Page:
Do people hate poetry, as the title of Ben Lerner's terrific book-sized essay implies? In Lerner's account, poetry is associated with hatred and contempt, even by its practitioners, because of the gap between the ideal, imagined poem and the real productions of poets; between 'Poetry' and the embarrassing existence of actual poems. Between these two poles we find poets, and those who, along with Plato, would banish poetry from the ideal Republic.
David McCooey is a prize-winning poet and critic. His latest collection of poems is Star Struck, published by UWA Publishing (2016). Outside (2011), was shortlisted for the Queensland Literary Awards and was a finalist for the 2012 Melbourne Prize for Literature's 'Best Writing Award'. His first collection, Blister Pack (2005), won the Mary Gilmore Award and was shortlisted for four major national literary awards. McCooey is the deputy general editor of the prize-winning Macquarie PEN Anthology of Australian Literature (2009). His album of 'poetry soundtracks', Outside Broadcast, was released in 2013 as a digital download. He is a professor of literature and writing at Deakin University in Geelong, where he lives. His website is: www.davidmccooey.com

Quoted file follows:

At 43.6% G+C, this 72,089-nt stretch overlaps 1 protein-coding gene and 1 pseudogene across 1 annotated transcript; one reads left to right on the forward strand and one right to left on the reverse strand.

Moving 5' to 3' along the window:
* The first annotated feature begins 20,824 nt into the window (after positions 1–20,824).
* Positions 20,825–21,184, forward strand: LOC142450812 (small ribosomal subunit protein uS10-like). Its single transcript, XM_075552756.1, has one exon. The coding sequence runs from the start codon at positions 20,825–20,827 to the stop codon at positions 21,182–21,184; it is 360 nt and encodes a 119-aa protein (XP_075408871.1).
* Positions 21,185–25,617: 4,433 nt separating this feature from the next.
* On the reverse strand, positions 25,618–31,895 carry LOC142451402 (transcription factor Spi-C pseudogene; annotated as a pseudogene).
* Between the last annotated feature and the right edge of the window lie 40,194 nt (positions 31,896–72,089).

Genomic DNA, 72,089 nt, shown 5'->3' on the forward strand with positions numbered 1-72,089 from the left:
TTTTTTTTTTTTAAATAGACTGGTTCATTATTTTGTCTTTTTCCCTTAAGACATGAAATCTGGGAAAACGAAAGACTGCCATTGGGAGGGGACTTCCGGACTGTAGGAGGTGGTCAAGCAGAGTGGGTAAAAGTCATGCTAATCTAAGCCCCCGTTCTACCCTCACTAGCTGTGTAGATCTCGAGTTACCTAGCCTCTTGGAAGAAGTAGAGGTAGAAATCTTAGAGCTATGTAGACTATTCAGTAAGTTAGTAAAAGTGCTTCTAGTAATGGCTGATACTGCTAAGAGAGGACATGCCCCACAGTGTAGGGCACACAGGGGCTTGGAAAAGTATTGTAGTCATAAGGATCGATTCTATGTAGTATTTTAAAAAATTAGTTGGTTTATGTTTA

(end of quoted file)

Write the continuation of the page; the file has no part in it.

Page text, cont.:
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May 2019, no. 411
The Shahnameh: The Persian epic as world literature by Hamid DabashiReviewed by Darius Sepehri